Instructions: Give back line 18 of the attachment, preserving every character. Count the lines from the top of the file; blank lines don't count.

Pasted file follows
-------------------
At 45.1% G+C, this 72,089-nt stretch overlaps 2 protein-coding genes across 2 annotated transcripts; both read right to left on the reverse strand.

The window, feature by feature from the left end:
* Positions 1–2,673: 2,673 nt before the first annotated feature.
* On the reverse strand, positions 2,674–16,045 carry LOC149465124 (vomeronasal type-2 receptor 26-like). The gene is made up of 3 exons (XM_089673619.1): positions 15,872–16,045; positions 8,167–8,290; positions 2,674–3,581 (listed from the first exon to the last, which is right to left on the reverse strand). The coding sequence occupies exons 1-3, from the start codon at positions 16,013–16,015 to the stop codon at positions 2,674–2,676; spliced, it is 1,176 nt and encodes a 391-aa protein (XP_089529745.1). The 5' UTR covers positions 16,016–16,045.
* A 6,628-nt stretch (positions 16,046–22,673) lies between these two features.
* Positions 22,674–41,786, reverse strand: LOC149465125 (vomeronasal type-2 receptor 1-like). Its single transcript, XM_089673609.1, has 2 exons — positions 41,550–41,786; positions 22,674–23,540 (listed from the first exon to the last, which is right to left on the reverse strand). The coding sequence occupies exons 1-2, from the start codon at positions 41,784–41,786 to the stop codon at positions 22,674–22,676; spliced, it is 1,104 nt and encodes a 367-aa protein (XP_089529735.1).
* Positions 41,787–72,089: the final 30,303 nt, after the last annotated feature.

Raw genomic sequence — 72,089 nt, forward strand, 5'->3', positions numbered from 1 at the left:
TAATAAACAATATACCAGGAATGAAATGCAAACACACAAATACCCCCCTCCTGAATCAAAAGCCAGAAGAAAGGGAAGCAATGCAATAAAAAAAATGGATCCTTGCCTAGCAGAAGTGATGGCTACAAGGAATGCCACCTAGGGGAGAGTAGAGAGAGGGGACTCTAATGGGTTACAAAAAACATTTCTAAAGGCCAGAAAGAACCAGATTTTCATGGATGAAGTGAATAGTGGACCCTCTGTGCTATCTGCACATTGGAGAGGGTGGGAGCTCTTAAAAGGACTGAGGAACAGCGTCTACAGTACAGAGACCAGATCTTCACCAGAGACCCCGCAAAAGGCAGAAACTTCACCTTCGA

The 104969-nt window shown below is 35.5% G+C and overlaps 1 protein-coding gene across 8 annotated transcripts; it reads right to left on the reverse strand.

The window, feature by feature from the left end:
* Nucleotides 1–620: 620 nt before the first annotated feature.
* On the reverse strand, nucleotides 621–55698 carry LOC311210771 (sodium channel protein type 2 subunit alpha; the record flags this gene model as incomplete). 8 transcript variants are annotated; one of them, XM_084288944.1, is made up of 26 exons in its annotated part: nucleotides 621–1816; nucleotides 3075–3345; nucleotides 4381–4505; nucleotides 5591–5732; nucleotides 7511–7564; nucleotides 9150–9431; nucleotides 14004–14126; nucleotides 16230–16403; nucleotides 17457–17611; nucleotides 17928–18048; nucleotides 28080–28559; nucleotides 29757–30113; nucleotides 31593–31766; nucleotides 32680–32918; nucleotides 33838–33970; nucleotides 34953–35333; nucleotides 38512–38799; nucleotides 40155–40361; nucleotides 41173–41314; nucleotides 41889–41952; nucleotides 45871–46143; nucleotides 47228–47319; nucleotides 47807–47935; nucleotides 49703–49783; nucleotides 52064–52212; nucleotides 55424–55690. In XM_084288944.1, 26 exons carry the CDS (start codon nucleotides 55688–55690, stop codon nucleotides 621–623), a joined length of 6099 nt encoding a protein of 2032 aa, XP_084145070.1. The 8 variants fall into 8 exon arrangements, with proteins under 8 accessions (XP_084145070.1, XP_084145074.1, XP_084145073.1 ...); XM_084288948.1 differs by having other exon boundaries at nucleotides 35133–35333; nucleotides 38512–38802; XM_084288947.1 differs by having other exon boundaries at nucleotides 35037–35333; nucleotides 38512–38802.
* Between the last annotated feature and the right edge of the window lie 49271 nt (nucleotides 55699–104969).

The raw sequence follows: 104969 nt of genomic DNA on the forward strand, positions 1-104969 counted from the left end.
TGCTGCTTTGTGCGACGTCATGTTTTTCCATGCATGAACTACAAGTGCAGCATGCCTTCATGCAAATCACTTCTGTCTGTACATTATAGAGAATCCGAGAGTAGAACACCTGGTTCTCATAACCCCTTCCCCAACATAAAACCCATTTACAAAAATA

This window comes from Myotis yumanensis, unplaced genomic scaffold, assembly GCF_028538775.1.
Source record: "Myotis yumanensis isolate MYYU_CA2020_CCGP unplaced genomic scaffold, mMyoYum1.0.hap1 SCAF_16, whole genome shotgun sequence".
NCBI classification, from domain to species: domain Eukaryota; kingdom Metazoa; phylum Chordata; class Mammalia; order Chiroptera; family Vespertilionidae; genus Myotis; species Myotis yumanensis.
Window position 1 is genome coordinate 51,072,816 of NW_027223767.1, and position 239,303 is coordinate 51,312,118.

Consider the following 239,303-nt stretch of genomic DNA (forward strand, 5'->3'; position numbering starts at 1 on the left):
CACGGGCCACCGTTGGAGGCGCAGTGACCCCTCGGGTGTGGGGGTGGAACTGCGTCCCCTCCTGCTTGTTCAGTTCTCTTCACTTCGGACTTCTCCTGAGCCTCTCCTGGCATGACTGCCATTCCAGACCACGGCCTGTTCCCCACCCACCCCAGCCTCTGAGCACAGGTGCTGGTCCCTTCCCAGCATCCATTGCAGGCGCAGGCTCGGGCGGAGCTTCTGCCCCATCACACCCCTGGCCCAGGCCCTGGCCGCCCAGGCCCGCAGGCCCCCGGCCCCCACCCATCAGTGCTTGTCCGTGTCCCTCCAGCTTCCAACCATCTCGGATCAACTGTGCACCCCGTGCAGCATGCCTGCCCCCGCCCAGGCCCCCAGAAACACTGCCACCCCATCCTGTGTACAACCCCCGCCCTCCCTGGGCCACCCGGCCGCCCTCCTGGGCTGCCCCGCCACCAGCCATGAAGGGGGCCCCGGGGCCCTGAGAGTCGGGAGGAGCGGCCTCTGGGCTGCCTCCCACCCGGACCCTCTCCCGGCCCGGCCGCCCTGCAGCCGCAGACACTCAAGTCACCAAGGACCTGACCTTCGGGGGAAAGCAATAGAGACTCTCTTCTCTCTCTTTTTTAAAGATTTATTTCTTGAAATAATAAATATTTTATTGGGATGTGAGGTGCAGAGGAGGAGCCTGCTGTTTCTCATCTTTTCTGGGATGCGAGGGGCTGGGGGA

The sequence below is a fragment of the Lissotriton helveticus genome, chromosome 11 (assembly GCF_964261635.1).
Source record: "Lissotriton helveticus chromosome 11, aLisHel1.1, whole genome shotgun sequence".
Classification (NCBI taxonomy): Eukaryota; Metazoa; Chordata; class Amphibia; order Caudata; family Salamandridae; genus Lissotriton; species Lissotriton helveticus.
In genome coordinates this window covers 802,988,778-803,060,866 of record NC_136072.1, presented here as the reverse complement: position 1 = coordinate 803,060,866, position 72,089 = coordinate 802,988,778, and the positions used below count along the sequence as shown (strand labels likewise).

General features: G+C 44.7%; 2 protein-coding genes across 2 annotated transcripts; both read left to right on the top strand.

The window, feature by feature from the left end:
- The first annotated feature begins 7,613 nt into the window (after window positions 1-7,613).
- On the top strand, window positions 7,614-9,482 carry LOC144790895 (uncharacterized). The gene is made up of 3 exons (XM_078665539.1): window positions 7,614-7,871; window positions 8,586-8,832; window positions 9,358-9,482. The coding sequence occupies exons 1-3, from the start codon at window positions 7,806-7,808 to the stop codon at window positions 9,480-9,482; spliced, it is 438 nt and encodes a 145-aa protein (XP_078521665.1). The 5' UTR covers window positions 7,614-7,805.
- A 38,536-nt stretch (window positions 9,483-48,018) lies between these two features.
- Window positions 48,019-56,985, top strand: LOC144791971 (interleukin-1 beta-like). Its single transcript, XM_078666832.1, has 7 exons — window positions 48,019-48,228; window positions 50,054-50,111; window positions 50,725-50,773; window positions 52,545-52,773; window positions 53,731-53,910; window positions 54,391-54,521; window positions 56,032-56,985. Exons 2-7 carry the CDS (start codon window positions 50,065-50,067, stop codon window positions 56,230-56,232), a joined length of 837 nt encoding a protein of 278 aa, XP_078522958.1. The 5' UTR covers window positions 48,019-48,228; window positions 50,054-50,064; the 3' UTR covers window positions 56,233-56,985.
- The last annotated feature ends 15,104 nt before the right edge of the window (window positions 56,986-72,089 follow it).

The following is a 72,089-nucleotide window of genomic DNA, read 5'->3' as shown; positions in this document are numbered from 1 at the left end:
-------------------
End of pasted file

Source record: "Myotis yumanensis isolate MYYU_CA2020_CCGP unplaced genomic scaffold, mMyoYum1.0.hap1 SCAF_16, whole genome shotgun sequence".